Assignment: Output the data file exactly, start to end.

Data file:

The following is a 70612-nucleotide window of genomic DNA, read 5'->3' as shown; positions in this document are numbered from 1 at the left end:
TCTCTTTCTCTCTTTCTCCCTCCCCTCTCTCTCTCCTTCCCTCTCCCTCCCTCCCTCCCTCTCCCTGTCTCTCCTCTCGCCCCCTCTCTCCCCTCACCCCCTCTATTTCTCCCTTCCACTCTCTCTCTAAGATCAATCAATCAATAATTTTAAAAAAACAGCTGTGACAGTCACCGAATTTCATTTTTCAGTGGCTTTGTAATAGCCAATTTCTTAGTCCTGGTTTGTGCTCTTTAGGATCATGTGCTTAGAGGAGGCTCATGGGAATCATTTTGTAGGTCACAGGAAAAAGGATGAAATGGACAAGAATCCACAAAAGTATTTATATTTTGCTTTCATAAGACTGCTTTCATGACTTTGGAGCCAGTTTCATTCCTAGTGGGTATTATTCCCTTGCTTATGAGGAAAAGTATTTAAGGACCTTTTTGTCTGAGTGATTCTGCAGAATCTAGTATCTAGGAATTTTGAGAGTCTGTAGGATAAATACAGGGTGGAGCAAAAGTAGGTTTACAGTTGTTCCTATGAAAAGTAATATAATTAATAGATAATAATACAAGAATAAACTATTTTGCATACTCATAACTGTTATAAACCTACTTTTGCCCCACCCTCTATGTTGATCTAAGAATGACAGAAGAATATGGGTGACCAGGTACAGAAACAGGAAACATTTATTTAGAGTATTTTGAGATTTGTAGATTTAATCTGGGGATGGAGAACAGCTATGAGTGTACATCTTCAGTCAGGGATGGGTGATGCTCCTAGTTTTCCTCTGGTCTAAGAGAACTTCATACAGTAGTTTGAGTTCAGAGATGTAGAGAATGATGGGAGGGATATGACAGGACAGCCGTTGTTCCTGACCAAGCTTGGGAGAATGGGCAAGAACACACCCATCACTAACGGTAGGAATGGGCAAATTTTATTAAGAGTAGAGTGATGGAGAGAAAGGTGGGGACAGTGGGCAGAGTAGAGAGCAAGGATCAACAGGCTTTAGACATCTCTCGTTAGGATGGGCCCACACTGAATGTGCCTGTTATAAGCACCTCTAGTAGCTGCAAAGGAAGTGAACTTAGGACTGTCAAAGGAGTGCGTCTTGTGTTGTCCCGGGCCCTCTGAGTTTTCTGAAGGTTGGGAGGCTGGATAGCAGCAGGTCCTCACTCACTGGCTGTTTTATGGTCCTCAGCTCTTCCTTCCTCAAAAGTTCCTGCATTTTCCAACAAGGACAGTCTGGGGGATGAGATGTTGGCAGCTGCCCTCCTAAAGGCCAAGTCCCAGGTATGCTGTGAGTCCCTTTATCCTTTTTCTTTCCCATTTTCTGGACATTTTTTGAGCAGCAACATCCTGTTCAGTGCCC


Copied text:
The following is a 70612-nucleotide window of genomic DNA, read 5'->3' as shown; positions in this document are numbered from 1 at the left end:
TCTCTTTCTCTCTTTCTCCCTCCCCTCTCTCTCTCCTTCCCTCTCCCTCCCTCCCTCCCTCTCCCTGTCTCTCCTCTCGCCCCCTCTCTCCCCTCACCCCCTCTATTTCTCCCTTCCACTCTCTCTCTAAGATCAATCAATCAATAATTTTAAAAAAACAGCTGTGACAGTCACCGAATTTCATTTTTCAGTGGCTTTGTAATAGCCAATTTCTTAGTCCTGGTTTGTGCTCTTTAGGATCATGTGCTTAGAGGAGGCTCATGGGAATCATTTTGTAGGTCACAGGAAAAAGGATGAAATGGACAAGAATCCACAAAAGTATTTATATTTTGCTTTCATAAGACTGCTTTCATGACTTTGGAGCCAGTTTCATTCCTAGTGGGTATTATTCCCTTGCTTATGAGGAAAAGTATTTAAGGACCTTTTTGTCTGAGTGATTCTGCAGAATCTAGTATCTAGGAATTTTGAGAGTCTGTAGGATAAATACAGGGTGGAGCAAAAGTAGGTTTACAGTTGTTCCTATGAAAAGTAATATAATTAATAGATAATAATACAAGAATAAACTATTTTGCATACTCATAACTGTTATAAACCTACTTTTGCCCCACCCTCTATGTTGATCTAAGAATGACAGAAGAATATGGGTGACCAGGTACAGAAACAGGAAACATTTATTTAGAGTATTTTGAGATTTGTAGATTTAATCTGGGGATGGAGAACAGCTATGAGTGTACATCTTCAGTCAGGGATGGGTGATGCTCCTAGTTTTCCTCTGGTCTAAGAGAACTTCATACAGTAGTTTGAGTTCAGAGATGTAGAGAATGATGGGAGGGATATGACAGGACAGCCGTTGTTCCTGACCAAGCTTGGGAGAATGGGCAAGAACACACCCATCACTAACGGTAGGAATGGGCAAATTTTATTAAGAGTAGAGTGATGGAGAGAAAGGTGGGGACAGTGGGCAGAGTAGAGAGCAAGGATCAACAGGCTTTAGACATCTCTCGTTAGGATGGGCCCACACTGAATGTGCCTGTTATAAGCACCTCTAGTAGCTGCAAAGGAAGTGAACTTAGGACTGTCAAAGGAGTGCGTCTTGTGTTGTCCCGGGCCCTCTGAGTTTTCTGAAGGTTGGGAGGCTGGATAGCAGCAGGTCCTCACTCACTGGCTGTTTTATGGTCCTCAGCTCTTCCTTCCTCAAAAGTTCCTGCATTTTCCAACAAGGACAGTCTGGGGGATGAGATGTTGGCAGCTGCCCTCCTAAAGGCCAAGTCCCAGGTATGCTGTGAGTCCCTTTATCCTTTTTCTTTCCCATTTTCTGGACATTTTTTGAGCAGCAACATCCTGTTCAGTGCCC